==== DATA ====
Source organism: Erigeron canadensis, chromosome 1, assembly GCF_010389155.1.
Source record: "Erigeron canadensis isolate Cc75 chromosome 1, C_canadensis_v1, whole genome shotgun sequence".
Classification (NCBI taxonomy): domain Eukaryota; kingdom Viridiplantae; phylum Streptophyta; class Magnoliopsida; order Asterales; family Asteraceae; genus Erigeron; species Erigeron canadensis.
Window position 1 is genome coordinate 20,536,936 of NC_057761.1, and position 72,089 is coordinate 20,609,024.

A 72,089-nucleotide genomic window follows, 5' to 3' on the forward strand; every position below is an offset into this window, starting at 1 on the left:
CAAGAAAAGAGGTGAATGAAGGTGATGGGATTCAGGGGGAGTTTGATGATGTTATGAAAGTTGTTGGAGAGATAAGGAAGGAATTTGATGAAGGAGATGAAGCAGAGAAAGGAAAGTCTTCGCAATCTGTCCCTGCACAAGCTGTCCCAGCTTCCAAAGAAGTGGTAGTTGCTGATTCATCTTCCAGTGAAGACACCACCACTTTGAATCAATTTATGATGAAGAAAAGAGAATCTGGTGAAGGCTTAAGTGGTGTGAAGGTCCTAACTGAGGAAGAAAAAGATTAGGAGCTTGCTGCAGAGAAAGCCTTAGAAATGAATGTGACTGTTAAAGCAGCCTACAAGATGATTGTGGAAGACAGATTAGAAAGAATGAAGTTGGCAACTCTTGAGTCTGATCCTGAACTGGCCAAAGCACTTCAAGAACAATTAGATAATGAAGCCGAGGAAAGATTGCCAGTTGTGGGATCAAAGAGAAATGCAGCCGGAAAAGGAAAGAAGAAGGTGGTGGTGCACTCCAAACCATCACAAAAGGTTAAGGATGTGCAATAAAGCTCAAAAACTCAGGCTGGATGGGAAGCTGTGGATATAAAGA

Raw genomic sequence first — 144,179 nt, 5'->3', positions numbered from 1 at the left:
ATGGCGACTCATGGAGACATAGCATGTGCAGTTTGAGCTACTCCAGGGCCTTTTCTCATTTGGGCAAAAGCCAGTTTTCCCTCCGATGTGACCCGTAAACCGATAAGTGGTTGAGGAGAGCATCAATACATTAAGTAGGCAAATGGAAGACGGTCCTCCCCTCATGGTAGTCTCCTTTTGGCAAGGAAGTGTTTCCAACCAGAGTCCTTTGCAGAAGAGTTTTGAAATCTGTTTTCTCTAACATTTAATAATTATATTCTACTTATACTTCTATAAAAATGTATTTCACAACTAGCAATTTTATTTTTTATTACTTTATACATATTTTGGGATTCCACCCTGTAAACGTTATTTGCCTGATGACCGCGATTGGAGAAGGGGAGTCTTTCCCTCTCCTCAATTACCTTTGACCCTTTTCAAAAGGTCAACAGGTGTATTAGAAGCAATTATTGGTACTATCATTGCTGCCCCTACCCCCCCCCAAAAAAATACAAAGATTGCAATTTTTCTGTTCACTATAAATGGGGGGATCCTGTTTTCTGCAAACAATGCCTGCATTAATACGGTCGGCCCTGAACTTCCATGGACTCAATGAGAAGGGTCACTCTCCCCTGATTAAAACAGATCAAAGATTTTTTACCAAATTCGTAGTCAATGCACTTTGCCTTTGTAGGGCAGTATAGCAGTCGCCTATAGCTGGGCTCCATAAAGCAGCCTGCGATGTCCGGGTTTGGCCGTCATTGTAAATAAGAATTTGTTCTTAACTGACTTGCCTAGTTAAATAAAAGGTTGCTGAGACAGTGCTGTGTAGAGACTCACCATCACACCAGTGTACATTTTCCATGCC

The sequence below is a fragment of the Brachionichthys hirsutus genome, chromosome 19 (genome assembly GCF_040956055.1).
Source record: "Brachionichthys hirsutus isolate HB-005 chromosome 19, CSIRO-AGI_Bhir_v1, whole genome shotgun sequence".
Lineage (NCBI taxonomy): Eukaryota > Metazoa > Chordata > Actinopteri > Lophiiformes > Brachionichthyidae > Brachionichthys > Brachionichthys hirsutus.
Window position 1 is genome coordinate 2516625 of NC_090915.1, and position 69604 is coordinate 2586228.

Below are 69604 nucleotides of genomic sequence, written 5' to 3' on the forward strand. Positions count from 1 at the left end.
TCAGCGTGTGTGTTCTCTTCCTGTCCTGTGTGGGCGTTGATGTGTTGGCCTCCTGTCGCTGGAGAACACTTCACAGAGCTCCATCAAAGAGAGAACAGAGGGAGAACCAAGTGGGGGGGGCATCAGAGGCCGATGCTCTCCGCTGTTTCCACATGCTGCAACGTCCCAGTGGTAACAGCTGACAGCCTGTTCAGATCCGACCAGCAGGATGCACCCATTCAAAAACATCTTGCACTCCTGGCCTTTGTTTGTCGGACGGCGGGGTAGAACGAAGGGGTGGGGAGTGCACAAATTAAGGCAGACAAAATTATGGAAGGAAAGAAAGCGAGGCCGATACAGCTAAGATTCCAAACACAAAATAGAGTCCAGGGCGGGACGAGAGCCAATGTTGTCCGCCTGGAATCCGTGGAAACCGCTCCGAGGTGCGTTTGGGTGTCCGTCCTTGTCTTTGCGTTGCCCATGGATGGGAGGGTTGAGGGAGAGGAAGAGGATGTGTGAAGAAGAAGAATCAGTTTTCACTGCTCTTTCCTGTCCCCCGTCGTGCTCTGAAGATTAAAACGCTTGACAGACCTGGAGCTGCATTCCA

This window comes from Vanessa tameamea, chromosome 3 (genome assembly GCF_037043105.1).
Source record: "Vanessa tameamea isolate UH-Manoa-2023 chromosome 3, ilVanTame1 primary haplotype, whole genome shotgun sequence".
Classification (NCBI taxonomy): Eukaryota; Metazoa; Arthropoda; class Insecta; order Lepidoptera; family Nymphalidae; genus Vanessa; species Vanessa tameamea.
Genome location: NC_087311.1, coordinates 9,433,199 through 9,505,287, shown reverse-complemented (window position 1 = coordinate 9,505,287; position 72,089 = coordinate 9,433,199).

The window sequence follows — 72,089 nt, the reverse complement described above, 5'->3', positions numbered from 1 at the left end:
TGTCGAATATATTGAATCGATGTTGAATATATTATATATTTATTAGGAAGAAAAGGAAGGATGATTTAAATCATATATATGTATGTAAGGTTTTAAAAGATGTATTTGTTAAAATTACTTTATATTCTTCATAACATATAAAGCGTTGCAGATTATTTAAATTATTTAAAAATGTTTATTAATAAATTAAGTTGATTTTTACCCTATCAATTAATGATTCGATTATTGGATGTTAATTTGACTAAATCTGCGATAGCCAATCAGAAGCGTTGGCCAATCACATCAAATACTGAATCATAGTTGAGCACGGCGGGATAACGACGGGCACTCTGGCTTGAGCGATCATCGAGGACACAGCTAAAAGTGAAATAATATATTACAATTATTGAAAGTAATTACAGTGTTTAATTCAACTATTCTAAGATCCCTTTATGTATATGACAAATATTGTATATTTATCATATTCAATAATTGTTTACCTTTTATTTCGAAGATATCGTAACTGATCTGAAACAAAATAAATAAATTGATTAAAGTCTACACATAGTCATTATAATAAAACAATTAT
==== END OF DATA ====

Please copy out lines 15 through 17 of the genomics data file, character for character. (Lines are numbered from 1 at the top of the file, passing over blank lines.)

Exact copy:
This window comes from Vanessa tameamea, chromosome 3 (genome assembly GCF_037043105.1).
Source record: "Vanessa tameamea isolate UH-Manoa-2023 chromosome 3, ilVanTame1 primary haplotype, whole genome shotgun sequence".
Classification (NCBI taxonomy): Eukaryota; Metazoa; Arthropoda; class Insecta; order Lepidoptera; family Nymphalidae; genus Vanessa; species Vanessa tameamea.